In a town called Paradise

Another recent title —The Congress of Human Oddities by Teresa Carson. Read the endorsements here; go to the website and pick up a copy.

The Congress of Human Oddities presents yet another engrossing aspect of the American Civil War era. Welcome to the world of the traveling itinerant exhibition in which deformed, or unusual human “oddities” were put on public display. We are presented with the irony of yet another type of enslaved destiny and experience: those who live con ned to the margins of the social community because of fear, ignorance, and prejudice, while they are simultaneously exploited by public fascination and repulsion. Herein is an intricate narrative of interconnected character monologues in verse.

As the Civil War is waged in the distance, the Oddities endure brutal avarice, keen lust, corrosive jealousies, and complexly layered yearnings all mixed with sly humor, wrenching heartache and dogged resilience despite cruel destinies and broken dreams. Each poem exists as an individual voice while contributing to the overall chronicle of murder, suicide, accidental death, adultery, evangelism, androgyny, and a most unusual pair of slaves who flee to freedom.

Fascinating personas speak through a poetic sensibility that grips one’s attention from first page to last. Teresa Carson’s verse enters the bloodstream and resonates with complex insights, a passionate empathy, and relentless investigation of motives of the human heart.
—Cassandra Medley, Professor of Playwriting, Sarah Lawrence College

Teresa Carson has created a remarkable gloss on the adage that a sucker is born every minute.Her poems, inspired by, among other things, the Shakespearean wellhead that nineteenth century America adored, cover a dazzling range of foibles, faiths, and sheer cash-driven cynicism. She goes deeper, however, into the various mysteries of the heart that defy what a first look recoils from or mocks. A true imaginative feat, this book carries the reader into a world of grotesqueries that resist any easy dismissal. What is now routinely televised in myriad versions was once shown in tents on a summer’s evening. Part of Teresa Carson’s insight is to make the reader feel how little has changed, how our gawking is endless.
—Baron Wormser, author of Unidentified Sighing Objects and Impenitent Notes

Set ironically against the backdrop of the Civil War in a town called Paradise, The Congress of Human Oddities tells the story of a group of misfits who have created a home among other outcasts in their traveling sideshow, their differences a source of cohesion, rather than fracturing. But Carson is no idealist—this Paradise is full of blood and violence, sex and lust, money and power. As in her earlier books of poetry, she fearlessly investigates darker emotions and desires in the Congress of Human Oddities, making this historical tale completely relatable.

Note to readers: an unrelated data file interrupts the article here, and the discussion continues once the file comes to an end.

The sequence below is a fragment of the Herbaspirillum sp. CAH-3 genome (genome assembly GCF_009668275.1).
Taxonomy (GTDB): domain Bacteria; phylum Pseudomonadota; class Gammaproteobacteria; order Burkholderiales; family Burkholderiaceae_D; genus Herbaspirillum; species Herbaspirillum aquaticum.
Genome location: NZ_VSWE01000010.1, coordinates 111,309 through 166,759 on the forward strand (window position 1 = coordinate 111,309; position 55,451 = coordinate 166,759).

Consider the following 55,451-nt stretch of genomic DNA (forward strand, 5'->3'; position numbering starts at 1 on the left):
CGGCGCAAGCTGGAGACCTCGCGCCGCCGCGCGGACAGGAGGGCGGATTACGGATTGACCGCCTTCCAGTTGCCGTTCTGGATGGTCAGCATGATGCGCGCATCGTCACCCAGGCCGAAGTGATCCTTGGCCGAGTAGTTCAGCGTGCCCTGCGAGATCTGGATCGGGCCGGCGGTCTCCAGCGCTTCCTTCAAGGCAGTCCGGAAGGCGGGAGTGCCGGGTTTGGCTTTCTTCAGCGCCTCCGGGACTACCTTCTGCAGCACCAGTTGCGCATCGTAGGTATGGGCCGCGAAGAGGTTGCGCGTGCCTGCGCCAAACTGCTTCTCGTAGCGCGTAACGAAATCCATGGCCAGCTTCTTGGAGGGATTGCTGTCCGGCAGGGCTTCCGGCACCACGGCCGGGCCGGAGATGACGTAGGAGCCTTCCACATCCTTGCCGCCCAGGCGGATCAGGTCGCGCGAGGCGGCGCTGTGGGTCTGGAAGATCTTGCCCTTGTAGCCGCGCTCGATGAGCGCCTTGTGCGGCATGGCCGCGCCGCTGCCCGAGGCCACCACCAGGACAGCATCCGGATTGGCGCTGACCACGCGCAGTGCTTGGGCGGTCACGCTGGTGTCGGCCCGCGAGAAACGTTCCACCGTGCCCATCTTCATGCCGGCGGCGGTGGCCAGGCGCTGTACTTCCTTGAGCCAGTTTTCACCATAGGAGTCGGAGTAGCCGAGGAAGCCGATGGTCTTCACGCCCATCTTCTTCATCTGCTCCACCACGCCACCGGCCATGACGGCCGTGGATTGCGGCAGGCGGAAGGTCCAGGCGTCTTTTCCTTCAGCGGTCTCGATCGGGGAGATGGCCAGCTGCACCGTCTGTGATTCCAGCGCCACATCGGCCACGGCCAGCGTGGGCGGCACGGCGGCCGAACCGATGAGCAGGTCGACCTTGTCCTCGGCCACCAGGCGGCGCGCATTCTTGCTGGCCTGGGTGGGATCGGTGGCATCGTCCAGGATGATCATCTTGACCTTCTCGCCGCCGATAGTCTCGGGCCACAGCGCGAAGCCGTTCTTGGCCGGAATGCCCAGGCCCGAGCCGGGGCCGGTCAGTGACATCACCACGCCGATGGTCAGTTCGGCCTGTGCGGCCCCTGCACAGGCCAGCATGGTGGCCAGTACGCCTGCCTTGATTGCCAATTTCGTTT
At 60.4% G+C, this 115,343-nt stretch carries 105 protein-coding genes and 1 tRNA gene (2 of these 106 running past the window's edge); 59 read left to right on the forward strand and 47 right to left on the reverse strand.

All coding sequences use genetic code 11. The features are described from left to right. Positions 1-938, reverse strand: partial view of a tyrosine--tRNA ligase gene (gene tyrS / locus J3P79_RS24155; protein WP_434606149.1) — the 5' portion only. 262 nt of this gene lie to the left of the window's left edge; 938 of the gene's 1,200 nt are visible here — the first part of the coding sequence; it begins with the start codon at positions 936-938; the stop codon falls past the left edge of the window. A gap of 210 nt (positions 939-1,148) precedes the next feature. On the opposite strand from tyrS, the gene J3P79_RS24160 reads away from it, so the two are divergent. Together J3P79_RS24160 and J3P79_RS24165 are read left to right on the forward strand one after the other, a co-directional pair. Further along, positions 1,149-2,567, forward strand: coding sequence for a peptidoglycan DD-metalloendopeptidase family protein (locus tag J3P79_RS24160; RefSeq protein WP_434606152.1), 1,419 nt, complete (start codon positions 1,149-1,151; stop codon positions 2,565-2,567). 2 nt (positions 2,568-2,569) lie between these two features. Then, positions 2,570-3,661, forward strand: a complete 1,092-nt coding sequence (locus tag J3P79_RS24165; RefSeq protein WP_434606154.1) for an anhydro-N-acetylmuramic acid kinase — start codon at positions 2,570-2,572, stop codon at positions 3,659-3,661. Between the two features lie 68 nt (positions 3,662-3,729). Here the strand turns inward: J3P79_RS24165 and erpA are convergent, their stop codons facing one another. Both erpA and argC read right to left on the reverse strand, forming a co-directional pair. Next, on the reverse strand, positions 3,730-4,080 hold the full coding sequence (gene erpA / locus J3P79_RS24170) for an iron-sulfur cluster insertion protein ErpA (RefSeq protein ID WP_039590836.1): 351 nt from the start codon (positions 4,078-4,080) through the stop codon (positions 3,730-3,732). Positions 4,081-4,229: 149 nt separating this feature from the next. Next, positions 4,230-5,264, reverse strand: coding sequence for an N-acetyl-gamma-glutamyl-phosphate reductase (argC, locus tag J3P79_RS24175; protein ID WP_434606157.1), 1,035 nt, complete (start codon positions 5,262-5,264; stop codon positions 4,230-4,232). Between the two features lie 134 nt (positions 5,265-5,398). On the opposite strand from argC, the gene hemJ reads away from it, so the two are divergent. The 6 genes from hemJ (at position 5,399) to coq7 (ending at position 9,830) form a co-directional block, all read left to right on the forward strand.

Like Edgar Lee Masters, Carson paints a picture of an entire social world in The Congress of Human Oddities through the monologues of vivid characters including an embittered former Shakespearean actor reduced to managing a freak show, a romantic boy with no arms, and a photographer’s wife yearning for a new life. In giving voice to the voiceless, she has written a deeply humane and democratic book in the tradition of that most American poet, Walt Whitman, who appears brie y in the book as a nurse in the Civil War. As e Talker might say, “step right up and take a peek inside.”
—Mary Rizzo, Assistant Professor of Professional Practice, American Studies, Rutgers University-Newark

The Congress of Human Oddities by Teresa Carson

60 pages of poems, an introduction, and end notes, key the reader into the voices of these characters. You can only imagine what they might look like, with the help of a few cover images, in true nineteenth century romantic mystery, their words are the wavelength that transmute an existence, further perhaps an exercise in grasping the complexities of the Civil War era.


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